Approach your search for a consultant the same way you would approach any other major purchase for your organization. You wouldn’t just go out and buy a new online donation tool without careful research and planning and the same goes for signing a contract with a consultant or firm.
Your professional networks are great initial resources to turn to for advice and recommendations. Often, the best recommendations are obtained via word-of-mouth. Take advantage of the networks you’re a part of and start asking around.
Additionally, take a look at directories put forth by prominent professional or community organizations. Such listings will usually include consultants with a proven track record of success within your nonprofit’s focus.
Keep a few key considerations in mind as you research:
- What is this consultant’s founding philosophy?
- Is this consultant local or remote?
- Does this consultant have any specialty areas (and are they applicable to your needs)?
- Does this consultant have experience working with projects or organizations like yours?
- Can this consultant provide client testimonials?
- Can this consultant provide client referrals?
Perhaps the most important consideration you should take into account when shopping around for a consultant is whether or not he or she will mesh with your organization’s culture, environment, and values. All the qualifications in the world mean nothing if the consultant doesn’t get along with your team or isn’t as passionate about your cause as you are!
Once you find a consultant you like, request to have a proposal drawn up. A proposal is a document that outlines the consultant’s process and approach to your project, as well as the logistical details regarding how these goals will be accomplished.
A good proposal should include:
- An understanding of your organization’s needs.
- Suggestions that seek to address your stated challenges.
- A projected or sample timeline.
- Estimated costs.
A final step you should take is to check your candidate’s references. This can provide you with valuable first-hand knowledge of what it is actually like to work with your prospective consultant and whether or not the consultant was able to complete projects successfully.
Here are some suggestions for good questions to ask references:
- How did the consultant manage the project?
- Did the consultant communicate clearly with the members of your team?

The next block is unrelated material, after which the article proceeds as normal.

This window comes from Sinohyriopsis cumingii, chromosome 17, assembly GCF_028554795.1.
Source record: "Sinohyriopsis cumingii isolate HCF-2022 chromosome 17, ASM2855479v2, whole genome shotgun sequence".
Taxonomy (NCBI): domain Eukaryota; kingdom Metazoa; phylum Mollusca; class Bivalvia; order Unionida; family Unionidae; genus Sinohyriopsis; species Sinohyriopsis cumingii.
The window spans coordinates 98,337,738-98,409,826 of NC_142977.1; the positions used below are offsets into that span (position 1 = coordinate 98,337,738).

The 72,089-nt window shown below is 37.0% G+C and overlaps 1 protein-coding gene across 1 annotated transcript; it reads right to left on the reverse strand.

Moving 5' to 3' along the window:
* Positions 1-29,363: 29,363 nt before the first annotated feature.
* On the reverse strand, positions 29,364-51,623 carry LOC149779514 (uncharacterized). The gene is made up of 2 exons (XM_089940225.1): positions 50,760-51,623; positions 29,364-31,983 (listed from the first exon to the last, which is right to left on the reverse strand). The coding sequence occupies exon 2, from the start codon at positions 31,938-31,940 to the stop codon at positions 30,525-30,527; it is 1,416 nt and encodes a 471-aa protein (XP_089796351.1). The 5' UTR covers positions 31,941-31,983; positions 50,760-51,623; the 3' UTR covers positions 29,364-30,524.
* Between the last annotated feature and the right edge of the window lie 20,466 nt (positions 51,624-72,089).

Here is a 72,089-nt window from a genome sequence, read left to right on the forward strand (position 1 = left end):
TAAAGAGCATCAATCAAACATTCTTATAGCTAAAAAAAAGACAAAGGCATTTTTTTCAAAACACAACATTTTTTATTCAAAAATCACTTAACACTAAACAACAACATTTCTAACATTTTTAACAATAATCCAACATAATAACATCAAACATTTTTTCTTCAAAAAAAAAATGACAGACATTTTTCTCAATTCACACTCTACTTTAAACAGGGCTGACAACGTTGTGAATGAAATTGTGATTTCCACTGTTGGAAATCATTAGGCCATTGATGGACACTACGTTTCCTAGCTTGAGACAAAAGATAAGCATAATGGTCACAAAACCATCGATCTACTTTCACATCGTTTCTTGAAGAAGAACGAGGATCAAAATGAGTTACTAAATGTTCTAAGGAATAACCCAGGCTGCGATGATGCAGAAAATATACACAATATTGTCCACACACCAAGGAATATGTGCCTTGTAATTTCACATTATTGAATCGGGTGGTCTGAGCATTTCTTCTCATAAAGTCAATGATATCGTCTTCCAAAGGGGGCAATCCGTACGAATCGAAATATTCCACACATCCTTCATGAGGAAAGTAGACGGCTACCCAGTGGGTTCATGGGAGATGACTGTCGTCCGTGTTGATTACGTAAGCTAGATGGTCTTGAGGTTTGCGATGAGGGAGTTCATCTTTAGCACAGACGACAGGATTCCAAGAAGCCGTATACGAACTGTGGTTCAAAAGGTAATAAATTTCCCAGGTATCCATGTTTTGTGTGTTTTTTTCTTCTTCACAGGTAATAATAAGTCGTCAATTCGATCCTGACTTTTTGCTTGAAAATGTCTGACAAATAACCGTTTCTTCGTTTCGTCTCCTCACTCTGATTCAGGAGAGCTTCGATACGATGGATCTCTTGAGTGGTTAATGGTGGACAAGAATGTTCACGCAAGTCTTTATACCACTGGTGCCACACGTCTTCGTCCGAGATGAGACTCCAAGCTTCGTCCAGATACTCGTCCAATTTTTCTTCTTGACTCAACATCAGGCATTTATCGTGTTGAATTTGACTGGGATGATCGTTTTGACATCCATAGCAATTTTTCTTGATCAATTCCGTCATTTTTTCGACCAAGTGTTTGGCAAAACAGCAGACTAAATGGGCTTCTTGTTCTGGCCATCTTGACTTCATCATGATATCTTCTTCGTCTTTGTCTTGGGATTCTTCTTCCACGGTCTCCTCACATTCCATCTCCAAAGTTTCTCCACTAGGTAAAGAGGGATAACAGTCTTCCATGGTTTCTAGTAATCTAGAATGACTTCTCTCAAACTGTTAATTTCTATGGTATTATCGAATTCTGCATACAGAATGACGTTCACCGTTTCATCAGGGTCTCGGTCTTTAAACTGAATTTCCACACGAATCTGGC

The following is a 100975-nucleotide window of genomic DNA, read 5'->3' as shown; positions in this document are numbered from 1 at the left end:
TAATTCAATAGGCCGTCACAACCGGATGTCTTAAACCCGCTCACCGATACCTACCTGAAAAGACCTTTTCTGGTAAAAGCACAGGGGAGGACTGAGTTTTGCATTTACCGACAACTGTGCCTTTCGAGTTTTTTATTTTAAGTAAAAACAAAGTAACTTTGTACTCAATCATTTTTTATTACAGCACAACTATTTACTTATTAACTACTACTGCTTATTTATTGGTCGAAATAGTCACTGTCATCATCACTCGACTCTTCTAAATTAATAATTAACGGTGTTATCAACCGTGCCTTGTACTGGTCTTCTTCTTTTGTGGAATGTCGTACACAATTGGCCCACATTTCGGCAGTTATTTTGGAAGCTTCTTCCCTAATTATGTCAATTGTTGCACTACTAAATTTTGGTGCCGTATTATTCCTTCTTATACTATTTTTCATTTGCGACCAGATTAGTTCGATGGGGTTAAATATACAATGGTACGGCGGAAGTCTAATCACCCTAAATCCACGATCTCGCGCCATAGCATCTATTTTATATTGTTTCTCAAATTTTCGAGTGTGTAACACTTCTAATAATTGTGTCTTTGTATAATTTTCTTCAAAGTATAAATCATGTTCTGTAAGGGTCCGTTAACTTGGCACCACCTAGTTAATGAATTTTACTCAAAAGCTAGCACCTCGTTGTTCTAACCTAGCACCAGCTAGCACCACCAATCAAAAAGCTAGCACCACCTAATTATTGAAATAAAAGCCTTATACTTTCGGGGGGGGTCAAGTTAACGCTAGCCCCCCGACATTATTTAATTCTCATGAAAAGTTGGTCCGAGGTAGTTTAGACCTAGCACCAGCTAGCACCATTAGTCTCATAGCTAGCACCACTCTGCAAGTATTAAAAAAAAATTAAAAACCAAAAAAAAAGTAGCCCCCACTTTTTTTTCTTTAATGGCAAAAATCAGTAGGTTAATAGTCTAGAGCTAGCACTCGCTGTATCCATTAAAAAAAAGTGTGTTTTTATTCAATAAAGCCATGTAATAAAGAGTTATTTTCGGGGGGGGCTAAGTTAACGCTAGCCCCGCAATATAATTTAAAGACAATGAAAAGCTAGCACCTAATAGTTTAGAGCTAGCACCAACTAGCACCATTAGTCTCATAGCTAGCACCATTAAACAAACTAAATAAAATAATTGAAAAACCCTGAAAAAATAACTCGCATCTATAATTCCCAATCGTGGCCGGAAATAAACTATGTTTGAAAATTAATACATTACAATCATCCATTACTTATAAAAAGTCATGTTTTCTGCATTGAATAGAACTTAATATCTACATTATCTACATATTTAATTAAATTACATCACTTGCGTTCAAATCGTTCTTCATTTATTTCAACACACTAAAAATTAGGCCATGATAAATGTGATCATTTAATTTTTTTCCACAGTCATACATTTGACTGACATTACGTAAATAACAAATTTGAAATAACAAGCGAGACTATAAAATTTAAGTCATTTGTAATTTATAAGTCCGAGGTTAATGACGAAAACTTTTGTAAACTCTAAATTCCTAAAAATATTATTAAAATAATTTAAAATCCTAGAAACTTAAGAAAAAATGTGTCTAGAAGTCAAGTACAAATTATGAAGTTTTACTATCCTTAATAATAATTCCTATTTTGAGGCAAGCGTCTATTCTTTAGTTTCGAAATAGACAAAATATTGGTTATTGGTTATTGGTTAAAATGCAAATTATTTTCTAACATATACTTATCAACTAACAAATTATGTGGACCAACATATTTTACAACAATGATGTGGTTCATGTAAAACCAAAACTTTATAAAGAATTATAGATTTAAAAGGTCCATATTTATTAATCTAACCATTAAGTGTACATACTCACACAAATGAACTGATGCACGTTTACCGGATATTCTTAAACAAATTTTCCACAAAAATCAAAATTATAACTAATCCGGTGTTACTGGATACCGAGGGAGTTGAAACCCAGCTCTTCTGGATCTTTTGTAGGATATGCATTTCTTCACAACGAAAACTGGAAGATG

- Did the consultant meet your deadlines?
- Did the consultant stay within your budget?
- Would you recommend this consultant?
The bottom line: Leverage professional networks and connections to find consultant recommendations. Remember to keep your organization’s needs in mind as you research, and once you find a good fit, request a proposal and check references.
4. Take the leap.
If everything checks out and you feel like you’ve found a good fit, go for it!
Review your consultant’s proposal and make any tweaks that you feel are necessary. For example, you may wish to negotiate compensation, or work out a different project timeline. Making changes such as these are a normal part of the hiring process.
Then, work together to create a contract that will satisfy you both. The idea here is to craft a detailed working agreement that meets your expectations and excites your team.
Make sure your contract includes:
- Clearly stated goals and objectives.
- The project’s time frame.
- A division of responsibilities and clearly outlined expectations.
- A detailed description of services the consultant will provide.
- Your consultant’s cost and how they will be paid.
- How success will be measured.
Once you’ve both signed, you’re free to begin working together in earnest!
As you continue your business relationship, be sure to involve your consultant in all major decisions and prioritize consistent communication. Schedule regular check-ins and respond to all correspondence in a timely manner. The better you communicate, the more likely your project will succeed!
As a final note, it’s crucial that you listen to your consultant’s advice, even if you don’t agree with it. You both are working towards the success of your organization. Take your consultant’s opinions and expertise into consideration when making decisions — after all, that’s why you hired him or her in the first place!
The bottom line: Once you’ve found someone that feels right, design a comprehensive contract that you both agree on and get to work!
There you have it! Following these 4 simple steps should ensure that your hunt for the perfect fundraising consultant proves fruitful. Good luck!